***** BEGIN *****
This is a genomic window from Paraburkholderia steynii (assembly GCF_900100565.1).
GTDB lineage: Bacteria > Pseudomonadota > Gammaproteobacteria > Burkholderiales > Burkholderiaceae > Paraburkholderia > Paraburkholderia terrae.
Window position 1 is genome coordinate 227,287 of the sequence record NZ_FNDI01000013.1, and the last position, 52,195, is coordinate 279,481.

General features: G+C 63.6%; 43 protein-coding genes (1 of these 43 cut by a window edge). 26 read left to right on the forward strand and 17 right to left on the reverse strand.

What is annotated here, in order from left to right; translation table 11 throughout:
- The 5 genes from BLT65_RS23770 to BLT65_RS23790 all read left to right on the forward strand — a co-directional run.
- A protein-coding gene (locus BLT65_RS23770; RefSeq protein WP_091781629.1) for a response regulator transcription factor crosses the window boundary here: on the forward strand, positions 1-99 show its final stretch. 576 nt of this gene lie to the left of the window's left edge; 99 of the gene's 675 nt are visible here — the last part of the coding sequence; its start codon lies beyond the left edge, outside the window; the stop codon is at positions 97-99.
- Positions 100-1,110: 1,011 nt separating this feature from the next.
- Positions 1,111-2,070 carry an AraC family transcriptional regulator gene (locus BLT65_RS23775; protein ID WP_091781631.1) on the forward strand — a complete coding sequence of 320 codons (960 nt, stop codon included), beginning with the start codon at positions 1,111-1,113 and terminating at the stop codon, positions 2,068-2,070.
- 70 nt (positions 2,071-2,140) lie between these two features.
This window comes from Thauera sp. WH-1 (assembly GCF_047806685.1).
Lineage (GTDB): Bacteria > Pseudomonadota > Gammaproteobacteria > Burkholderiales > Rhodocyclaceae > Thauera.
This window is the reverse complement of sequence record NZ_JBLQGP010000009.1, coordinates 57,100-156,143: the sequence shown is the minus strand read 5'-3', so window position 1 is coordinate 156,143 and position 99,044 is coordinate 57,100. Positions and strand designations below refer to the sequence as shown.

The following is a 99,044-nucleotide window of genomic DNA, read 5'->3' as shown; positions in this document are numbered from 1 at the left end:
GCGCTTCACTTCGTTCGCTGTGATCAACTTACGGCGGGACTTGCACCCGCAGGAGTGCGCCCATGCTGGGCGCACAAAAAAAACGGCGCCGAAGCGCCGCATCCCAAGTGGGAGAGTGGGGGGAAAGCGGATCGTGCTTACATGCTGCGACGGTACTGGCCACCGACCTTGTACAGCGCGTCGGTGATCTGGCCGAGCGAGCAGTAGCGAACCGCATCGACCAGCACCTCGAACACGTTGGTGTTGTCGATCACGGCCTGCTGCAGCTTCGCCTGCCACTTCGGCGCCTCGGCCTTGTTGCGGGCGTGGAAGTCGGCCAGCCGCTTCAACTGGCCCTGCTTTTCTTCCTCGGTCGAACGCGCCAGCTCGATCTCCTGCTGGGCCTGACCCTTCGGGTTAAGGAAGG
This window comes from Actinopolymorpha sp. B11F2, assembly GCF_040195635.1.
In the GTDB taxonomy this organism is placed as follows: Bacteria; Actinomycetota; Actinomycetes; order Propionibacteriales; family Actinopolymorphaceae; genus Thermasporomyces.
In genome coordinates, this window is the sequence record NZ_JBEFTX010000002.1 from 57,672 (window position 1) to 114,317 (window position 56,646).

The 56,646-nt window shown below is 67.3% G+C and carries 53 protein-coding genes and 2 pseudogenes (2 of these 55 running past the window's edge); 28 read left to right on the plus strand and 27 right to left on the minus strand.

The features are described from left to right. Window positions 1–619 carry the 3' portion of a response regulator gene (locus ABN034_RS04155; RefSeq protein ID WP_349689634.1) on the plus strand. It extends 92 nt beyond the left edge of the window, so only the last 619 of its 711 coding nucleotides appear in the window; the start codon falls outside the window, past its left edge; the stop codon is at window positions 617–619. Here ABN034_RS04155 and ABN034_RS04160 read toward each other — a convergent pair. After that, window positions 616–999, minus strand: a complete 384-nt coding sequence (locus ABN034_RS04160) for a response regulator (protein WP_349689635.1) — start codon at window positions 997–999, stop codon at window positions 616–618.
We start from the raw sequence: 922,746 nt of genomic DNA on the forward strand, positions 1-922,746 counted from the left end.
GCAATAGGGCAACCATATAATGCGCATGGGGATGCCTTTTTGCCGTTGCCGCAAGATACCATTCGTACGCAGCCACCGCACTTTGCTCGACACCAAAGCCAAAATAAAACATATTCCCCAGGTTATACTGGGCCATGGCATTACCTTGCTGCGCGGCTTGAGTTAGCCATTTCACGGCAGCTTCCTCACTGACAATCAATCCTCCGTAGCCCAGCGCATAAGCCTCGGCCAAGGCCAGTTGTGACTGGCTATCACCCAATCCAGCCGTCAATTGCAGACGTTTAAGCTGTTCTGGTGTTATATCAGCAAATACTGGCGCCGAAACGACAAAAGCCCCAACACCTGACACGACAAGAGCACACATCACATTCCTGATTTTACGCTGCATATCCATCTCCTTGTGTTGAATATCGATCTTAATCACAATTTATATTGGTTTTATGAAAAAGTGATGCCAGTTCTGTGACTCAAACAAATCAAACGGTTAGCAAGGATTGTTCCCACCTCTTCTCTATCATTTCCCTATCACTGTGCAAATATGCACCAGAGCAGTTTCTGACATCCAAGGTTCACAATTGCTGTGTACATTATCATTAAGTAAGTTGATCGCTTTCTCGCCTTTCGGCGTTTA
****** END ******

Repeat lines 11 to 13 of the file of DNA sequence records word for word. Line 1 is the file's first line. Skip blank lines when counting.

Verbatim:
This window comes from Thauera sp. WH-1 (assembly GCF_047806685.1).
Lineage (GTDB): Bacteria > Pseudomonadota > Gammaproteobacteria > Burkholderiales > Rhodocyclaceae > Thauera.
This window is the reverse complement of sequence record NZ_JBLQGP010000009.1, coordinates 57,100-156,143: the sequence shown is the minus strand read 5'-3', so window position 1 is coordinate 156,143 and position 99,044 is coordinate 57,100. Positions and strand designations below refer to the sequence as shown.